Rocky Flats – Protecting America’s Cold War Warriors
During the decades-long period of American history when the Soviet Union was our primary threat, and our stockpile of nuclear weapons our most important deterrent, a little known facility just south of Boulder was ground central in the cold war. The euphemistically named Rocky Flats Environmental Technology Site produced warheads and conducted research using some of the most dangerous materials known to mankind. Its workers were exposed to untold doses of exotic, radioactive chemicals like beryllium, plutonium, and others and, as result, have been contracting deadly diseases at a greatly accelerated rate.
Click here for more information on the history of Rocky Flats.
Rocky Flats officially closed in 1989 and has recently been converted into a National Wildlife Refuge, thanks to the hard work of local leaders, the Rocky Mountain Stewardship Council, and former Congressman (now Senator) Mark Udall. Today, the radioactive isotopes are long gone, but the diseases those workers contracted are not. Sadly, their numbers continue to dwindle. The programs the federal government has set up to help them and their families have become bureaucratic nightmares, well meaning but failing in their fundamental mission: To provide some measure of thanks and compensation for dangerous work.
One of my highest priorities as a first-term Congressman is to reform the way the Departments of Labor and Energy treat these cold war heroes. In April 2009, I introduced the Charlie Wolf Nuclear Workers Compensation Act in honor of Charlie Wolf, a long-time Flats employee who died of radiation-caused brain cancer earlier in 2009. The Wolf Act would cut through red tape and make former workers with obviously radiation-caused diseases eligible for medical and other compensation much more quickly. One of the hurdles workers currently face is the secrecy of the nuclear program, which makes proving and quantifying their exposure nearly impossible. The Wolf Act simply makes their presence at the site – in most cases – proof enough.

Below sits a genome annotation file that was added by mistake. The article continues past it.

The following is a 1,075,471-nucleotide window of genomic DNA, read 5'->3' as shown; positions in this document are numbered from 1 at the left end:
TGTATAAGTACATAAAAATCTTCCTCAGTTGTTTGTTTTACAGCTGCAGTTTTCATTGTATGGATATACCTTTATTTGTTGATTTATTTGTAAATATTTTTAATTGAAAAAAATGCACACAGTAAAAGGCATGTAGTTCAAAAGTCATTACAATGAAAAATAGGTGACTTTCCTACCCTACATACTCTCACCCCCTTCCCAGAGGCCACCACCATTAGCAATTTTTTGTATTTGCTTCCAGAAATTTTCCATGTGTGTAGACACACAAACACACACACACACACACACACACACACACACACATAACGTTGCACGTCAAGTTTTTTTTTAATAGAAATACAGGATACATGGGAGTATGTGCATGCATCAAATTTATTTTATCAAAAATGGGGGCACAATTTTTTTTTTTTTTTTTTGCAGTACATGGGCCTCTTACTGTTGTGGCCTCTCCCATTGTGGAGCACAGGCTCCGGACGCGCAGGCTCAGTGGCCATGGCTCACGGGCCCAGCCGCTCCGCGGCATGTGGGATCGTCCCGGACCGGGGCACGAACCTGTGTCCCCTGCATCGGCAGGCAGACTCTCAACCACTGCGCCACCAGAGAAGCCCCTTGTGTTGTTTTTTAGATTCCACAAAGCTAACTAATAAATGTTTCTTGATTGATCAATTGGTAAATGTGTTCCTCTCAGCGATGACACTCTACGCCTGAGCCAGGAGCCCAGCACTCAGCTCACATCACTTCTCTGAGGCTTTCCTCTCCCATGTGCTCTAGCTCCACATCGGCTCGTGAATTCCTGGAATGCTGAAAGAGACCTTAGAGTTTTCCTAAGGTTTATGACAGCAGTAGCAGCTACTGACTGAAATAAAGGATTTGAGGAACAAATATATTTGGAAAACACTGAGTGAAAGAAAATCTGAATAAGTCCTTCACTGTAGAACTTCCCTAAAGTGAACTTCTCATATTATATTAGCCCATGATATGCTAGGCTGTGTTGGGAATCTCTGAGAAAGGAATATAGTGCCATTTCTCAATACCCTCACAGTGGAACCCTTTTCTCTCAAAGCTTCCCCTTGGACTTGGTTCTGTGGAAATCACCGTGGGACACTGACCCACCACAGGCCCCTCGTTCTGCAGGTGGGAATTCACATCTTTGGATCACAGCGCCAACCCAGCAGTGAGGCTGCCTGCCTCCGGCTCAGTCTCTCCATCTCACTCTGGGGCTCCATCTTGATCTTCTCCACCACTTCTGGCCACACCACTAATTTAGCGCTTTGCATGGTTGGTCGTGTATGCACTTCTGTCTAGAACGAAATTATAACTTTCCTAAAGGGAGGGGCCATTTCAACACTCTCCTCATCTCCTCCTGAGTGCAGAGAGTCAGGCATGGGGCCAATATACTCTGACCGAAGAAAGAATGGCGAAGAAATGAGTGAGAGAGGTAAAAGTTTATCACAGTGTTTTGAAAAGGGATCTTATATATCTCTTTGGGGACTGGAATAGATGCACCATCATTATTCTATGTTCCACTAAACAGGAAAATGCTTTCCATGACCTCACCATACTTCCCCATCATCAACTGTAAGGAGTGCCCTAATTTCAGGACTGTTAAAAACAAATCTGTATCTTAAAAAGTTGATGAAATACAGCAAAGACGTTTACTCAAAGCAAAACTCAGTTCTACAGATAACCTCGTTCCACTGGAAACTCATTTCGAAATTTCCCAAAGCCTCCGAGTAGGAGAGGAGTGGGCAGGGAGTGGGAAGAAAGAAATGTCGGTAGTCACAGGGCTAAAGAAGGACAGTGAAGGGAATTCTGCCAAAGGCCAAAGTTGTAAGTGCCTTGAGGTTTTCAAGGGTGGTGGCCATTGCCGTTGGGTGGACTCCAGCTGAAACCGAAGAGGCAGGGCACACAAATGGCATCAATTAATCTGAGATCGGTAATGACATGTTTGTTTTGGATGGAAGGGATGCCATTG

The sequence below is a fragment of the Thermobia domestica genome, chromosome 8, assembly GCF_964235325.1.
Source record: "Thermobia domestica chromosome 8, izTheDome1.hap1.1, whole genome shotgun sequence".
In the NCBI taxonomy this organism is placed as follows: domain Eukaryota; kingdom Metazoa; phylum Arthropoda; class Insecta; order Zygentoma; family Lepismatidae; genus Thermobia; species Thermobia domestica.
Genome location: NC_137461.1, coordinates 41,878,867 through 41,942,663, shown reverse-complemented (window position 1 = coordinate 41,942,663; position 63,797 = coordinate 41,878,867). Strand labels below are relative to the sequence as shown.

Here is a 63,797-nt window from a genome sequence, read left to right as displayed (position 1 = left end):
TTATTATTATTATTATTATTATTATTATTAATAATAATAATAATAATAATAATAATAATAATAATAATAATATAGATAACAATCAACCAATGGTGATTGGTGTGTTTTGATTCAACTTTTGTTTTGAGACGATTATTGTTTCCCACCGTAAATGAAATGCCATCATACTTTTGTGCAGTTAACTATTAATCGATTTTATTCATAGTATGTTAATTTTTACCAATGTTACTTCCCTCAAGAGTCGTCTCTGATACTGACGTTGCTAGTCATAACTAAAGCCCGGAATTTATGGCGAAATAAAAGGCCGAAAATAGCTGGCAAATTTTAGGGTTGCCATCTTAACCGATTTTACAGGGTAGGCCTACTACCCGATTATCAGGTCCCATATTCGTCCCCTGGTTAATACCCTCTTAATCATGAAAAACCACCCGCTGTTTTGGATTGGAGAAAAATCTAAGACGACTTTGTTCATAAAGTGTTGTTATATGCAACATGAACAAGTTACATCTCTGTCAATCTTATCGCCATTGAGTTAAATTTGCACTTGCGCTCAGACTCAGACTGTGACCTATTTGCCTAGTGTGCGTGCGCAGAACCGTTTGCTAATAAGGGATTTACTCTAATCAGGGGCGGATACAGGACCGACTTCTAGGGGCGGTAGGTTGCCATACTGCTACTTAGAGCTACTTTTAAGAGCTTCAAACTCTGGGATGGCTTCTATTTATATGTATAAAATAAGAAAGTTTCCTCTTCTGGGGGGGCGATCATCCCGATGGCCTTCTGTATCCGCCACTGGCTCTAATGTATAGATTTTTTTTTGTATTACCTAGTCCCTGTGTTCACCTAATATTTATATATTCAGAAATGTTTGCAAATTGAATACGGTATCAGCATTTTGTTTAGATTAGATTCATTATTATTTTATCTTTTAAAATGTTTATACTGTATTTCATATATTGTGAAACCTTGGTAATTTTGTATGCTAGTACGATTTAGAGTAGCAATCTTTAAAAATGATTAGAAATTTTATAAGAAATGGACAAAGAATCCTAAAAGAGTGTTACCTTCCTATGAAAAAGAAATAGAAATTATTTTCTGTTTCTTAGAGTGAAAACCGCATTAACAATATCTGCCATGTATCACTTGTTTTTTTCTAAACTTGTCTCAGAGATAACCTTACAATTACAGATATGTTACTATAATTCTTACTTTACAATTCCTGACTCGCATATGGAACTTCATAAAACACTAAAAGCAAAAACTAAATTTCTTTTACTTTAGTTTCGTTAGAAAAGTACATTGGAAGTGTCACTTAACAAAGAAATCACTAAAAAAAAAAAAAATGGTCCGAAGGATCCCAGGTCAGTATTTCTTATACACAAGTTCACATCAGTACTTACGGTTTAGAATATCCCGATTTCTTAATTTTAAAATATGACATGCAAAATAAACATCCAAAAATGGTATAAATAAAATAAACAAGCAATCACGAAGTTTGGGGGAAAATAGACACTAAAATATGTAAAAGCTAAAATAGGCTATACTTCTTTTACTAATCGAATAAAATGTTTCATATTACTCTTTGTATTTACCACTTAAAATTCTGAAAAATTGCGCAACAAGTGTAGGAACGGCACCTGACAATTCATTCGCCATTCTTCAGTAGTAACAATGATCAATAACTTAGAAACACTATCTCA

One of our greatest duties as nation, recognized from George Washington’s time to the present, is to take care of our wartime veterans and their families. The Rocky Flats workers deserve that care every bit as much.
Pine Beetle Epidemic
Visitors to Colorado’s 2nd Congressional District may notice an abundance of red lodgepole pine trees in the mountain communities and wonder why a pine tree would change colors. Unfortunately, Colorado and many other western states have been infested by the Mountain Pine Beetle. The insects, which are about the size of a grain of rice, are responsible for about 2 million acres of infected trees since the outbreak began in 1996. Once a tree is infected by the beetle, it can take up to three years for the tree to die and for its needles to turn from green to red. As the trees die, the wood underneath the bark takes on a blueish tint, known as “blue stain.”
Since the beetles know no boundaries, it is critical for communities, various agencies and businesses to work together to help mitigate the effect of the beetles. The beetles can’t be stopped, but we can formulate plans for how we react to the infestation. Congressman Polis works closely with the entire Colorado Delegation, our local state representatives, the USFS and community organizations to address this issue.
In order to highlight the importance of the pine beetle issue, Congressman Polis testified at the June 16, 2009 Joint Oversight Hearing on "Mountaintop Pine Beetle: Strategies For Protecting The West", in front of the House Natural Resources Committee on the status of the strategic efforts to mitigate the effects of the pine beetle epidemic. The hearing highlighted the scope of the pine beetle problem and why this most recent outbreak demands the prompt attention of Congressional leaders, the Obama Administration, and state and national lands management officials. During the hearing, current solutions were discussed as well as what is needed to responsibly and effectively mitigate the damages of the outbreak. The challenges that face Colorado communities in developing and implementing these solutions were also cited. We will continue our efforts at the federal level to assist our local communities with the pine beetle infestation as this is an issue critical to our District.